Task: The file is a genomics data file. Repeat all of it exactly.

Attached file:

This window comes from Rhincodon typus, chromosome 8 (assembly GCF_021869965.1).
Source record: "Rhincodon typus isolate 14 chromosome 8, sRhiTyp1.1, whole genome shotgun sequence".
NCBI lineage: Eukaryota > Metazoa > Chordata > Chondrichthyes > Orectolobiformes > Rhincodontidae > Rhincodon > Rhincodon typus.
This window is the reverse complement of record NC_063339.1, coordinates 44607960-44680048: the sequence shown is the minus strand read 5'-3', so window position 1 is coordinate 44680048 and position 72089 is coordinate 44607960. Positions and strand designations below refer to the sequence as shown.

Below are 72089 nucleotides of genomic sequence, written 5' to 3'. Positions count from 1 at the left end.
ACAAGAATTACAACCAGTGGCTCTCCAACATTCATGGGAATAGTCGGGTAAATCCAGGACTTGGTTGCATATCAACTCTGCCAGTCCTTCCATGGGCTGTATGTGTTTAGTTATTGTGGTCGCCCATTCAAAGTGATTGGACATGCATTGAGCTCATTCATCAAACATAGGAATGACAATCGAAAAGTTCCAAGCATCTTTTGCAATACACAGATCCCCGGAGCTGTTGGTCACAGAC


This window comes from Rhincodon typus, chromosome 8 (assembly GCF_021869965.1).
Source record: "Rhincodon typus isolate 14 chromosome 8, sRhiTyp1.1, whole genome shotgun sequence".
NCBI lineage: Eukaryota > Metazoa > Chordata > Chondrichthyes > Orectolobiformes > Rhincodontidae > Rhincodon > Rhincodon typus.
This window is the reverse complement of record NC_063339.1, coordinates 44607960-44680048: the sequence shown is the minus strand read 5'-3', so window position 1 is coordinate 44680048 and position 72089 is coordinate 44607960. Positions and strand designations below refer to the sequence as shown.

Below are 72089 nucleotides of genomic sequence, written 5' to 3'. Positions count from 1 at the left end.
ACAAGAATTACAACCAGTGGCTCTCCAACATTCATGGGAATAGTCGGGTAAATCCAGGACTTGGTTGCATATCAACTCTGCCAGTCCTTCCATGGGCTGTATGTGTTTAGTTATTGTGGTCGCCCATTCAAAGTGATTGGACATGCATTGAGCTCATTCATCAAACATAGGAATGACAATCGAAAAGTTCCAAGCATCTTTTGCAATACACAGATCCCCGGAGCTGTTGGTCACAGAC